December 30, 2008

To Chiang Mai and the North


Planes, trains, and automobiles. That should sum up my trip from southern Thailand, all the way up to Chiang Mai in the north. Okay, so there weren't any planes involved, but I felt like Steve Martin trying to get to Chiang Mai for Christmas. I took an overnight bus from Krabi to Bangkok, followed by an overnight train that evening, that got me into Chiang Mai in the morning, two days after I started my journey. Surprisingly, after all my travels around the world, my body has somehow adjusted, and I wasn't the least bit tired when I arrived. Although it was nice to get a shower, and a change of clothes.

The bus from Krabi to Bangkok was on a company called Lignite, and I have to say, they were almost as good as the luxurious Argenitian buses that we encountered in South America. The seats reclined pretty far back, I was served two meals by a bus attendant, and you couldn't beat the price at $15 USD. I arrived in Bangkok early in the morning and spent a good half of the day traveling to the train station and then back to one of several bus stations, in order to secure my onward travel to Chiang Mai, and then back home the following week. It always sucks to travel around Christmas and New Years back home, and I thought it would be better in Asia, but it seems most of Europe comes to Thailand for the holidays, and finding last minute tickets was tough. I was lucky to get one of the last sleeping berths on the train that night to Chiang Mai, and also scored one of the last seats back to Krabi on a bus in about a week's time.



With my eight or so hours remaining, I thought it would be fun to hit up the MBK shopping center by Siam Square in central Bangkok. I had been to Bangkok three years ago, and didn't feel the need to do tons of sightseeing, or even spend another night in the city, but I did need a new mobile phone, and MBK is a shopping mecca for cheap electronics and clothes. For $50 USD I got myself a new unlocked quad band GSM phone, suitable for travel in any country!

The train to Chiang Mai left from the beautiful Hualamphong train station in Bangkok, and took about fourteen hours with stops. I was passed out for most of it on my upper bunk in the second class air-con cabin, thanks to Tylenol PM, my new best friend for overnight trips. But I did manage to wake up for a gorgeous sunrise over the hills outside of Chiang Mai on Christmas morning.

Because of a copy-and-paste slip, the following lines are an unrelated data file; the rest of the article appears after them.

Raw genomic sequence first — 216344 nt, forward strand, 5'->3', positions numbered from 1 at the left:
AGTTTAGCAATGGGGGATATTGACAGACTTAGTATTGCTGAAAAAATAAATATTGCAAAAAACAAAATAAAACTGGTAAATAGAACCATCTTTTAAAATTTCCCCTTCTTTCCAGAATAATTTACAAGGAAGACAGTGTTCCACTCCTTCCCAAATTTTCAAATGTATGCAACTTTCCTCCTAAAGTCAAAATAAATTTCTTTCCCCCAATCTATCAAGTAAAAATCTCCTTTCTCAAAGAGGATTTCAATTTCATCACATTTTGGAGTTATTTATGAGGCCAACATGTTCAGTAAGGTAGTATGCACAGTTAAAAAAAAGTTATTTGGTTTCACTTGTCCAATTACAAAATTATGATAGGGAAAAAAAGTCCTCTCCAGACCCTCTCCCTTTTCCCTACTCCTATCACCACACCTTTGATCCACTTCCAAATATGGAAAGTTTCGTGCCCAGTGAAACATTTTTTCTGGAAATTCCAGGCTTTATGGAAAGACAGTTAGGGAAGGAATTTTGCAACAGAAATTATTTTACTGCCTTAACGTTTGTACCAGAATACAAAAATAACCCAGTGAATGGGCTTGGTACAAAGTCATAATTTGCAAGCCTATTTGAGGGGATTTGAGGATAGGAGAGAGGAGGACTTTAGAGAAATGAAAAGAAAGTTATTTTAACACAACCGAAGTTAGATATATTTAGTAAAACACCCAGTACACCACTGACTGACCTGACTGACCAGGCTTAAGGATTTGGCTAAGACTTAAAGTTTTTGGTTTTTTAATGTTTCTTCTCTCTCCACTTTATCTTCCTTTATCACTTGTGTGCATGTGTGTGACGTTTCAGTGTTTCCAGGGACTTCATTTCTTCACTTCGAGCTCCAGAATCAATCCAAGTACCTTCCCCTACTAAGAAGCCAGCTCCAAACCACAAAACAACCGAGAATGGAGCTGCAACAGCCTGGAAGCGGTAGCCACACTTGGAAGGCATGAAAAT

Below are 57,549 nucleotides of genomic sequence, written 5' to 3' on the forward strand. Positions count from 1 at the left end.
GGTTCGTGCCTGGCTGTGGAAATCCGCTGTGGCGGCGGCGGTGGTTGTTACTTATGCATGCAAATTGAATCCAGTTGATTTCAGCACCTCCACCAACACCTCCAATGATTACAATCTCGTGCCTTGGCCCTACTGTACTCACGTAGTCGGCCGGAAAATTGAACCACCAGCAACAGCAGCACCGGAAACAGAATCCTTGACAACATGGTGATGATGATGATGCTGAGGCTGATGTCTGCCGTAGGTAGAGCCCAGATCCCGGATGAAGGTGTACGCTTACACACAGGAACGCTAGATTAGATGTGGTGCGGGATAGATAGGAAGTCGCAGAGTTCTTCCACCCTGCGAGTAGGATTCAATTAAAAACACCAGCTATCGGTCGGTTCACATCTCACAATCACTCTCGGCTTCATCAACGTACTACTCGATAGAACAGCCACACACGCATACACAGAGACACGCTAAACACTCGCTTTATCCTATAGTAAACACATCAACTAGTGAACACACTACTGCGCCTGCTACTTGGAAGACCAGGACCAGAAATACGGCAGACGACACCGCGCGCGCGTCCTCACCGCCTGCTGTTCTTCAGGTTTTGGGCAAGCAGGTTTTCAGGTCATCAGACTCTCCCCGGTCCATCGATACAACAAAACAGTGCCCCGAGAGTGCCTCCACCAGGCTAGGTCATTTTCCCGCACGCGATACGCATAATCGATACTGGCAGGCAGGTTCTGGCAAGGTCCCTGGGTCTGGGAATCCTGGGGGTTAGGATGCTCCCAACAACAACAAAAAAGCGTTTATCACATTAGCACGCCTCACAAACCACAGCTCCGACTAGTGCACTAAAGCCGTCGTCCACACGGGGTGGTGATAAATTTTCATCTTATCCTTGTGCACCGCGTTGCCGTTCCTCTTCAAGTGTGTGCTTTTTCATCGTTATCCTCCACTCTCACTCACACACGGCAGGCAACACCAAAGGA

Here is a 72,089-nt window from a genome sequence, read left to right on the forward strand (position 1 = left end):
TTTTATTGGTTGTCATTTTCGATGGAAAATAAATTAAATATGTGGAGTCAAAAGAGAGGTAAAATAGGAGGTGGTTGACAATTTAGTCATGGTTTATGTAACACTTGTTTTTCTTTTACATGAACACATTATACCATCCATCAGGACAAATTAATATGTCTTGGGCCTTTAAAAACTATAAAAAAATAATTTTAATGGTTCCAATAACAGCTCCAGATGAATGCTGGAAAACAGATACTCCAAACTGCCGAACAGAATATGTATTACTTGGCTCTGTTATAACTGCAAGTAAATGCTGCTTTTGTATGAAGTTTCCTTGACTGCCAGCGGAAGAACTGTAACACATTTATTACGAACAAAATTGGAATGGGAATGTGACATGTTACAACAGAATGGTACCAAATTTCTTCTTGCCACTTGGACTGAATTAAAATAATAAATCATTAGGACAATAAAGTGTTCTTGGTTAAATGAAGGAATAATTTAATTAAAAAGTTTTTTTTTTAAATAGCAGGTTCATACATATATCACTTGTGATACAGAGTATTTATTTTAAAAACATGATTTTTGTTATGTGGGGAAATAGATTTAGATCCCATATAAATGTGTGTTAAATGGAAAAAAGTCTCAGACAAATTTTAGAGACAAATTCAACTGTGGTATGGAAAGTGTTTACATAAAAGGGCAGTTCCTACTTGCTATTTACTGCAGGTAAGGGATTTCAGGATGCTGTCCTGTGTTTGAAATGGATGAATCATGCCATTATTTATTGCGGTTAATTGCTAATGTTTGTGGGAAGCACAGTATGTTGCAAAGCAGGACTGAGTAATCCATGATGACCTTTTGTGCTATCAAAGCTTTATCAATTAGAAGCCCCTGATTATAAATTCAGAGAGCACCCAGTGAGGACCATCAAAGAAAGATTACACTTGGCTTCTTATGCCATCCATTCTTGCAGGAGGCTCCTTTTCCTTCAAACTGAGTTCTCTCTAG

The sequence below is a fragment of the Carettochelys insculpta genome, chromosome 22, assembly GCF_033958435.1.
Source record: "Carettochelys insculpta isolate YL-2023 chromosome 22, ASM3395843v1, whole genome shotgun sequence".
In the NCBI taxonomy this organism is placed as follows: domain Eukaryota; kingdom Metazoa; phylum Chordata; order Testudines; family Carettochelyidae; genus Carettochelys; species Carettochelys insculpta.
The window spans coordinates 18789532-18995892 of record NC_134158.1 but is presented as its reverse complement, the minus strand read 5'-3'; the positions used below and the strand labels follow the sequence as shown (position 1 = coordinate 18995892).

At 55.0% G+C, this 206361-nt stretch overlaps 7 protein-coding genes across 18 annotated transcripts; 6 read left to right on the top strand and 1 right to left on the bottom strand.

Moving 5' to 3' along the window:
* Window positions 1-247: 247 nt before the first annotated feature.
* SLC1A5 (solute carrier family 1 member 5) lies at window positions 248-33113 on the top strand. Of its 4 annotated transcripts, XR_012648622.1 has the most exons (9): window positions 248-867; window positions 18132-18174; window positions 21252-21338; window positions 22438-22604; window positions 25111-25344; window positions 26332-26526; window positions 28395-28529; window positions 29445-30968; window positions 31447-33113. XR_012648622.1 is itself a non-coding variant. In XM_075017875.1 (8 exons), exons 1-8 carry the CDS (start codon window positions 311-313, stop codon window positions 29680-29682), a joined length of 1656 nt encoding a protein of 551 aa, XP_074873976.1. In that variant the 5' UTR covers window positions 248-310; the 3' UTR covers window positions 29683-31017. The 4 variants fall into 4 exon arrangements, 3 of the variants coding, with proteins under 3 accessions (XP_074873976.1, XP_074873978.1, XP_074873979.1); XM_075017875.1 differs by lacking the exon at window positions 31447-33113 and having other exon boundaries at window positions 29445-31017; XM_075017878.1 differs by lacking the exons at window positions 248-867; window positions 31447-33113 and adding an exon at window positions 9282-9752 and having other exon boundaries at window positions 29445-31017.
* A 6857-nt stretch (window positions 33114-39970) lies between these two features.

The trip was fun, and since it was Christmas eve, there was even a little party on board. Not as rowdy as one might expect, but the beers were flowing from the dining car just next door. At about 10 pm, the attendants came around and fixed up our bunks that were converted from the seats facing each other. They provided pillows and a blanket, and curtains for privacy. The last time I traveled on an overnight train was from Agra to Goa in India, almost eight years ago, and it brought back fond memories of traveling alone again in a foreign country. When I woke the next morning, I dug into my Christmas flip flop/stocking like any good Jew. I should probably mention that this is the part of Christmas that I find fun, and since I don't own any socks, I thought my red flip flops could do the trick, so I balanced some peanut brittle and dried mango on the strap.

Once I got to Chiang Mai, fate that came in the form of an old motorcycle taxi driver, brought me to a perfect guest house called the Chiang Mai Inn. It cost me 200 baht a night (about $7 USD) for a private room with bathroom, and the place was off the main road so it was quiet and relaxing. There was a good mix of young and old travelers staying there, so I didn't feel like I was in a party hostel. As soon as I arrived, I rented a motorbike for the day and took off touring around the city.